The starting point is the elaboration of the risk profile, which today is based, as far as possible, on artificial intelligence algorithms and computer procedures.

In this direction, a digital and data-driven Governance, Risk Management and Compliance (GRC) strategy can also prove to be very effective for AML, involving all actors in corporate governance and helping the organization to understand and deal with critical issues, operating within legal, social and ethical boundaries.

Governance, in particular, is called upon to establish corporate procedures to identify, estimate and limit the risks associated with money laundering activities. In addition, it is important to establish a corporate culture that promotes full integrity with respect to financial transactions.

The importance of internal and tech-driven procedures

By implementing an effective GRC strategy in an AML function, organizations can identify the concrete money laundering dangers they face and take appropriate mitigation measures. There are various methodologies for identifying potential risks, including customer data analysis (highly effective when using well-trained artificial intelligence), coupled with review of existing policies and procedures, suspicious financial transaction monitoring systems, which enable early detection of anomalous behavior so that it can be countered in real time and act predictively more effectively.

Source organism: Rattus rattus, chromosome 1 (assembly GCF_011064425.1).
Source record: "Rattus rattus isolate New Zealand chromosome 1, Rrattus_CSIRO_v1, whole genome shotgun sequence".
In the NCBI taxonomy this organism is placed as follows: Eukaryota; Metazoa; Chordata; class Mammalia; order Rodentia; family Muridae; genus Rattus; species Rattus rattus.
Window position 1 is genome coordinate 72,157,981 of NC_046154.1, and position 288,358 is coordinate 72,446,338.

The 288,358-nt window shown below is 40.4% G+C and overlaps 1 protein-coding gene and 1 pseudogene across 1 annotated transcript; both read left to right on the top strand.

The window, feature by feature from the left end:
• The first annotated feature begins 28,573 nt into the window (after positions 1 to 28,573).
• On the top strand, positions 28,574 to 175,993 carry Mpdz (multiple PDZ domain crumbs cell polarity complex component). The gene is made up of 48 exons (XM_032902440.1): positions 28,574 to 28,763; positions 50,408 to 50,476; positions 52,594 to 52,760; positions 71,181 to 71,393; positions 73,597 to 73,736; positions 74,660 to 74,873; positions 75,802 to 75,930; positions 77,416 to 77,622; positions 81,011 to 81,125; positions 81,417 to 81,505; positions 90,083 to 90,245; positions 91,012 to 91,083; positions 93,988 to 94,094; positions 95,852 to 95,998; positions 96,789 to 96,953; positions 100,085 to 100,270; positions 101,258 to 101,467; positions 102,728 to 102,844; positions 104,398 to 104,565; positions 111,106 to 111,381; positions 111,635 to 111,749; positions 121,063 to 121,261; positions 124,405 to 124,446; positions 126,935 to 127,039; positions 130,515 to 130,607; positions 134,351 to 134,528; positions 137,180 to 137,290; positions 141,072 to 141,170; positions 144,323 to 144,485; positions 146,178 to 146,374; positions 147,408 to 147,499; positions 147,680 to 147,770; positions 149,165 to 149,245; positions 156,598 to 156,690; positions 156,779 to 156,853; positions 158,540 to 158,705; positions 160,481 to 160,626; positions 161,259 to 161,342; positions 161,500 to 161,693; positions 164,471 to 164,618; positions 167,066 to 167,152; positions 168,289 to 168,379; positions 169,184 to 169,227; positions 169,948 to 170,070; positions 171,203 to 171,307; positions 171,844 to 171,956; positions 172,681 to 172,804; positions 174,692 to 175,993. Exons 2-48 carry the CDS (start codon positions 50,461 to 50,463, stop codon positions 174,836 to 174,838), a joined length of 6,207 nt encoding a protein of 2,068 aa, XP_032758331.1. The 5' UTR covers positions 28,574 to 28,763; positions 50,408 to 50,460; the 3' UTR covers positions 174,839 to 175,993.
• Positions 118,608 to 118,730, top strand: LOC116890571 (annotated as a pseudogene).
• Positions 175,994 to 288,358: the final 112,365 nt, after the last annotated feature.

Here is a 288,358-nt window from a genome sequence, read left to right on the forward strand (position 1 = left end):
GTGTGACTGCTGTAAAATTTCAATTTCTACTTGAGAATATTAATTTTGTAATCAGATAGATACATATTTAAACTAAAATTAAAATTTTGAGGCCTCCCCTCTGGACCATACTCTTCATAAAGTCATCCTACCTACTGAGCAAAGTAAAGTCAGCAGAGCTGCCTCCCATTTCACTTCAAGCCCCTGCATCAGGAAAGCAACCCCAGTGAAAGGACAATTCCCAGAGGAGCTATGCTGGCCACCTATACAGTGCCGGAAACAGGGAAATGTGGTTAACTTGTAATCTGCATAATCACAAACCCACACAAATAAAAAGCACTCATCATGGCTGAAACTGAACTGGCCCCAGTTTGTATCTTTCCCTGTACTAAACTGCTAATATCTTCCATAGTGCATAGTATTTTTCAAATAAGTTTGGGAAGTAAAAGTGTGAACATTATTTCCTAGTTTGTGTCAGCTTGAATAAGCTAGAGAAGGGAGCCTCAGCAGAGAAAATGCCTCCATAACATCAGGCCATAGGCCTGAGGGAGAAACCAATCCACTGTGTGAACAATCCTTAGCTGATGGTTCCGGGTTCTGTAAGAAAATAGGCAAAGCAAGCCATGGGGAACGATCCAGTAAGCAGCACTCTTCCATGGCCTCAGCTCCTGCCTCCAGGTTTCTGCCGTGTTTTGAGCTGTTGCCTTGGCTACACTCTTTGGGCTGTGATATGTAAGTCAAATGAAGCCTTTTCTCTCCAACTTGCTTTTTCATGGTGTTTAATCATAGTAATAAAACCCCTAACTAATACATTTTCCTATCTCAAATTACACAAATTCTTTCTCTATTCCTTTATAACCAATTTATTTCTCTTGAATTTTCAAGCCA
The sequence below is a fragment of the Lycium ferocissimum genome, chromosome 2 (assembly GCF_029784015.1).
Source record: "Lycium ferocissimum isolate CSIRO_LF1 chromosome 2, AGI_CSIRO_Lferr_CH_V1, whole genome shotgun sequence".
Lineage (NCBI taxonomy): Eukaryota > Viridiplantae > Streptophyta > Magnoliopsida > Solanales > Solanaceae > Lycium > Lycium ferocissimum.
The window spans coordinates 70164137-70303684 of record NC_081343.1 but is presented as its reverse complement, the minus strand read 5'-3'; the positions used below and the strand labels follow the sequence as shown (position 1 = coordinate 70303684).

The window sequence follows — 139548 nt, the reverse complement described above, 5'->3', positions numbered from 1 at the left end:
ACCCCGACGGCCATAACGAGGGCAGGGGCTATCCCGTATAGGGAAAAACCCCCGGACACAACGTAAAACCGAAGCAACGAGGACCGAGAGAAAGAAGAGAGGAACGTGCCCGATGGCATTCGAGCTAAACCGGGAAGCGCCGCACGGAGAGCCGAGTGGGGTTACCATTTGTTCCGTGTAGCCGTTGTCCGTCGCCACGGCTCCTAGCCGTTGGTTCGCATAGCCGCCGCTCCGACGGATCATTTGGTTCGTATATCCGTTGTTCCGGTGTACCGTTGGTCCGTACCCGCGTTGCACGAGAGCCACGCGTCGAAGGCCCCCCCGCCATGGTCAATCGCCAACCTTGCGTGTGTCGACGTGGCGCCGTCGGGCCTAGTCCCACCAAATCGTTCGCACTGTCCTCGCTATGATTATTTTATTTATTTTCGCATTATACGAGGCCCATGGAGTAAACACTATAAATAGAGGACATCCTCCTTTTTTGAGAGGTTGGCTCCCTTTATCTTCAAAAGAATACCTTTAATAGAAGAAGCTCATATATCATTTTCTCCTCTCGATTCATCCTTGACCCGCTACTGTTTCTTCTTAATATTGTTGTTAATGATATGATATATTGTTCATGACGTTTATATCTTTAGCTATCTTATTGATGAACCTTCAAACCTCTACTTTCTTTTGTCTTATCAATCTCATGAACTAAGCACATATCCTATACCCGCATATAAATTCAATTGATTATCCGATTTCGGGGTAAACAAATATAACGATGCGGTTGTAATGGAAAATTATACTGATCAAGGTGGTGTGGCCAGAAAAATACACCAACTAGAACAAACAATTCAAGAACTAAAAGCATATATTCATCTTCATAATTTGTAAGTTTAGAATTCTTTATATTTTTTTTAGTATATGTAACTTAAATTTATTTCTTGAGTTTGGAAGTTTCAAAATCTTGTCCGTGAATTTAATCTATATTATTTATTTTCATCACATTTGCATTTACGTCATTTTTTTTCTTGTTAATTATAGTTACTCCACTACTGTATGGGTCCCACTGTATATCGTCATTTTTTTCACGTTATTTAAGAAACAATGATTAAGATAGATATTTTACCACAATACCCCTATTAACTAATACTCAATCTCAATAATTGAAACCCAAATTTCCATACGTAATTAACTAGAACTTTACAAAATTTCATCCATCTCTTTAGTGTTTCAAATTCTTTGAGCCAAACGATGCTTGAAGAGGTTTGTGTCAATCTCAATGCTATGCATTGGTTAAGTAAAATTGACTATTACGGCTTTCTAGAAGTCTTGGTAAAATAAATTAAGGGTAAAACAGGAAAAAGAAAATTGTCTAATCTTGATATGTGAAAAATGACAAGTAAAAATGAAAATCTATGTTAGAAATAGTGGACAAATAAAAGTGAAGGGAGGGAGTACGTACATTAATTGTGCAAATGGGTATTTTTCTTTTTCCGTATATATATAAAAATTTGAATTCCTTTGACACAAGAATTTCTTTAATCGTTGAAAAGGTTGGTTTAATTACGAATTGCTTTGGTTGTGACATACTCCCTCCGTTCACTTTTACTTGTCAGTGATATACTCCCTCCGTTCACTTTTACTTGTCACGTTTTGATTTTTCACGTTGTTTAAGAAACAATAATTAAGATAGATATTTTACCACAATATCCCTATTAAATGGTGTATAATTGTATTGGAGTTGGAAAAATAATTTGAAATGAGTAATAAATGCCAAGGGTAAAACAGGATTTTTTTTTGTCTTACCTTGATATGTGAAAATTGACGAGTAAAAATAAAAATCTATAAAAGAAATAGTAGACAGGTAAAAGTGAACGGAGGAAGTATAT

Parallel to technological implementations, fostering a culture of compliance with applicable laws and regulations is another key element: companies should establish an official AML policy that is clear and easily understood by all employees and that outlines specific procedures within the company. This is an area where appropriate and regular staff training on regulations related to this issue should be provided, to help employees recognize money laundering situations so that they can take appropriate measures to prevent it.

Internal whistleblowing tools that allow employees to confidentially report money laundering situations are also useful in this direction: whistleblowing channels must be reliable and easily accessible to all, ensuring that whistleblowers are adequately protected.